Good Bye To All That Analysis

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There can be no war without death. For some that meant that they were wounded, and for others it meant truly dying. For Robert Graves, that death came in the form of the ideals of his childhood. In Good-Bye to All That, Graves puts to rest his respect for authority figures. He entombs the religious values instilled in him from his youth. Finally, he inhumes the values of the British schooling system. However, the death of those values gives life to others. To replace his respect for authority, he learns a newfound loyalty to his fellow soldiers in the trenches. The abandonment of religious values leads way to accepting new stoic values. He supplants the values of his school with his own sense of honesty. In Good-Bye to All That, Robert Graves buries the beliefs of his youth and replaces them with the values he learned fighting in the trenches. Graves sees the trench warfare of World War I as a true nightmare, which makes him not have any respect for the trivial rules and etiquettes that his superiors want him to follow. When he and…show more content…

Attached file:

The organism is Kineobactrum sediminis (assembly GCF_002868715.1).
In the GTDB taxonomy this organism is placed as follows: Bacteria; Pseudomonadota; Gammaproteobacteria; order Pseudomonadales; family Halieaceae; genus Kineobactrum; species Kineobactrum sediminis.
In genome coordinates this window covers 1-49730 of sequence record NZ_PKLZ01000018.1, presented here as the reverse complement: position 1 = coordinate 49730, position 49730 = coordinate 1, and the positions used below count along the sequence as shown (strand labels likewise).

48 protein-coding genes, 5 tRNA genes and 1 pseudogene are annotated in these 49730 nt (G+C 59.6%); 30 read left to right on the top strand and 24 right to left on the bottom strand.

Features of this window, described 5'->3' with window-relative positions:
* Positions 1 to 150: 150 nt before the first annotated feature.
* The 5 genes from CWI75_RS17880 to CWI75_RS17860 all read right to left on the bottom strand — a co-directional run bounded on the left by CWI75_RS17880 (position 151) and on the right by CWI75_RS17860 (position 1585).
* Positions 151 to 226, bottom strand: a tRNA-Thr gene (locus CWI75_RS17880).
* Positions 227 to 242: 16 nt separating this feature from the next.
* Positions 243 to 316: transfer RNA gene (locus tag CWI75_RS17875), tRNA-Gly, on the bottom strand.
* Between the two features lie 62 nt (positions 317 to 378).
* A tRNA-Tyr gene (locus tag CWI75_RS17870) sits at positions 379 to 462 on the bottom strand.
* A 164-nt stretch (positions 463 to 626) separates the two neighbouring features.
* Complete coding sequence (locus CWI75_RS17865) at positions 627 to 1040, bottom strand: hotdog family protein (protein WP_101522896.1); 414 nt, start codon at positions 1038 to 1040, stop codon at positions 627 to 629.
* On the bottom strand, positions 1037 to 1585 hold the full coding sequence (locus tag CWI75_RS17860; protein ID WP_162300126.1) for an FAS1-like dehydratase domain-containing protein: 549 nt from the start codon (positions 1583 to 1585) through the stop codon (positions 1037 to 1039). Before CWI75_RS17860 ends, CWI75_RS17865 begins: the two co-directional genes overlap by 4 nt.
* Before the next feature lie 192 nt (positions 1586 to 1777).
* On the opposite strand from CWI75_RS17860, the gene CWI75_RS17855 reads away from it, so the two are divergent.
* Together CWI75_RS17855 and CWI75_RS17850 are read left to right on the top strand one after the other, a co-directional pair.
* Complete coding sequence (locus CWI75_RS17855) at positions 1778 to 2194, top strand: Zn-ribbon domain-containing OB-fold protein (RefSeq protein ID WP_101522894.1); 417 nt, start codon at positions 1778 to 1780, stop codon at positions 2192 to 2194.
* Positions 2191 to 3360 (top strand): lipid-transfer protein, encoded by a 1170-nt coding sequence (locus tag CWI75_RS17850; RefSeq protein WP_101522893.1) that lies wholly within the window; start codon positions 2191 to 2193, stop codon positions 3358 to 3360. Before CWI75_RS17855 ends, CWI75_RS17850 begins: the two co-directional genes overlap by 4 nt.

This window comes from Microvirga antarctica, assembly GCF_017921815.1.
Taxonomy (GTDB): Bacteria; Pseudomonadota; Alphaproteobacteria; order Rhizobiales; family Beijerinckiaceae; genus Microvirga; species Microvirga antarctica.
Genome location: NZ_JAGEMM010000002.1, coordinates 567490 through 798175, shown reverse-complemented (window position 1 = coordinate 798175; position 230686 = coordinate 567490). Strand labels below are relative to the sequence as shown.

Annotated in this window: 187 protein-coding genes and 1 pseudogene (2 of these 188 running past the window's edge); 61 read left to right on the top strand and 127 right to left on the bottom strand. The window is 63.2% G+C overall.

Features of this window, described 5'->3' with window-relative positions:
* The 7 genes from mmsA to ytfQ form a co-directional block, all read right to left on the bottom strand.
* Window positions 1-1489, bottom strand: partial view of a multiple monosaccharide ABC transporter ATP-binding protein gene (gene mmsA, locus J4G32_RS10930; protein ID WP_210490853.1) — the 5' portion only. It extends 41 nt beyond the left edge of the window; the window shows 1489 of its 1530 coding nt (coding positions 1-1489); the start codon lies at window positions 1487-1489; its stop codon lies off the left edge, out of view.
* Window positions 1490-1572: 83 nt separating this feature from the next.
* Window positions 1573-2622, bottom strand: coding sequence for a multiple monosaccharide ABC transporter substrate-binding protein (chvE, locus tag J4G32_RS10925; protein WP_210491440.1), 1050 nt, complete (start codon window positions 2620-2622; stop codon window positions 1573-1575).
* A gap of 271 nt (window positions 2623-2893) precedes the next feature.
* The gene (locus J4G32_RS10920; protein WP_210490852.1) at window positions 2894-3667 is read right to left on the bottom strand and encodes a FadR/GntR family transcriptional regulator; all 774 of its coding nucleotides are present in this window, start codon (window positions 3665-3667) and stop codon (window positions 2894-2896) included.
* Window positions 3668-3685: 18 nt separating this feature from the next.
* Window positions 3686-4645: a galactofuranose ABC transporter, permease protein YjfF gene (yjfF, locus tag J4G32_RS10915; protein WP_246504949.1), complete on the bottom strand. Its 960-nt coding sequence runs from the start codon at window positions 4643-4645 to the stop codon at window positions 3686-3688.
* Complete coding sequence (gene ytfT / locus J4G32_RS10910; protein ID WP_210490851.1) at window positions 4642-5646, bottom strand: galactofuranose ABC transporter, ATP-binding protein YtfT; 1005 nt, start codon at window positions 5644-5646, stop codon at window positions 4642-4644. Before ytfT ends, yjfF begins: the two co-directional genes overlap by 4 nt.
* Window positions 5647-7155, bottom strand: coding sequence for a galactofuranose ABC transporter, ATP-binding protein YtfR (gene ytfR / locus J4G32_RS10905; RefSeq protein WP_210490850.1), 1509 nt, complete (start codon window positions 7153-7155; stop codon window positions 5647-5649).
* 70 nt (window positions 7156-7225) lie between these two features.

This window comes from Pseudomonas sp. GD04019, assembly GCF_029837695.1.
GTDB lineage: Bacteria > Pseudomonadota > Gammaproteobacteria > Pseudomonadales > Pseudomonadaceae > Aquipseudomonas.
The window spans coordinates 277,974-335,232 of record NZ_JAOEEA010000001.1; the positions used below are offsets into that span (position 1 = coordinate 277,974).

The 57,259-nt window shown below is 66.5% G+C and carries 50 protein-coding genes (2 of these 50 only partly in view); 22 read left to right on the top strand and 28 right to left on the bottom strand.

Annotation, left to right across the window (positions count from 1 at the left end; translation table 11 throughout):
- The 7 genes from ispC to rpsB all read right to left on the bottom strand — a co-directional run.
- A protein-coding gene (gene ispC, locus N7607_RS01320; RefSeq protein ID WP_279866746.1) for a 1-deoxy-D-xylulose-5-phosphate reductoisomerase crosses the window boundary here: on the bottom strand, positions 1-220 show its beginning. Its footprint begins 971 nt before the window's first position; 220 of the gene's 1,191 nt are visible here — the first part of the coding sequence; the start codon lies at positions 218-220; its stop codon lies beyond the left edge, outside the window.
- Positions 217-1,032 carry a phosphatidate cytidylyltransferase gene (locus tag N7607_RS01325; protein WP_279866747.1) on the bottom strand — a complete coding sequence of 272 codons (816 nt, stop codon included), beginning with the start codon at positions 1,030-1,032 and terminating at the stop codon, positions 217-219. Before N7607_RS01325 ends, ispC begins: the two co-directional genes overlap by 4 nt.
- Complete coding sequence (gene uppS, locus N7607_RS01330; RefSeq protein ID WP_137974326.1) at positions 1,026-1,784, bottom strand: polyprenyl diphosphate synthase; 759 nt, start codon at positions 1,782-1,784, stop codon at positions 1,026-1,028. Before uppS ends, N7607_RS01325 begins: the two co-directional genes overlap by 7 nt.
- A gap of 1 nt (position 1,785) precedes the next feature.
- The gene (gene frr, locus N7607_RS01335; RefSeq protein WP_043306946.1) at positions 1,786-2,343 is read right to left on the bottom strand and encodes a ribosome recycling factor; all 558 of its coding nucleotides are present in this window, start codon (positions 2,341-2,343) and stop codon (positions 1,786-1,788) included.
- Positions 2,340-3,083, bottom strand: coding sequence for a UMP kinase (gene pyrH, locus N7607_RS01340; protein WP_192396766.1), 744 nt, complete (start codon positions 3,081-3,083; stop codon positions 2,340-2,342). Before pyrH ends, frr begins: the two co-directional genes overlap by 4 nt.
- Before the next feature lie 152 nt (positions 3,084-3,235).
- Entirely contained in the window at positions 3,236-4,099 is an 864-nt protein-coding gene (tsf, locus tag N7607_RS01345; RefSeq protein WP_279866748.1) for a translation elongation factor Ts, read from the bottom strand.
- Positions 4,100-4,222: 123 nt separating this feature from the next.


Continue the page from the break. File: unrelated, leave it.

When a new officer “found two rats on his blankets tussling for the possession of a severed hand” (138), the company turned the event into a joke. Instead of worrying about how sickening the event is, they turn it into a joke; One who cannot make light of the horrific will start to break down psychologically. As a part of gaining a stoic approach towards life, Graves starts to become emotionally detached. “Those who are killed can’t complain” (115), he says in reference to splitting up the money of those who died. By looking at the war from a purely pragmatic point of view, Graves is able to ignore the terror of combat. He holds this matter-of-fact view even when he comes close to death, saying, “Wonderful chaps these medicos!” (235). Viewing his situation in a lighthearted, stoic manner allows Graves to cope with all the death surrounding
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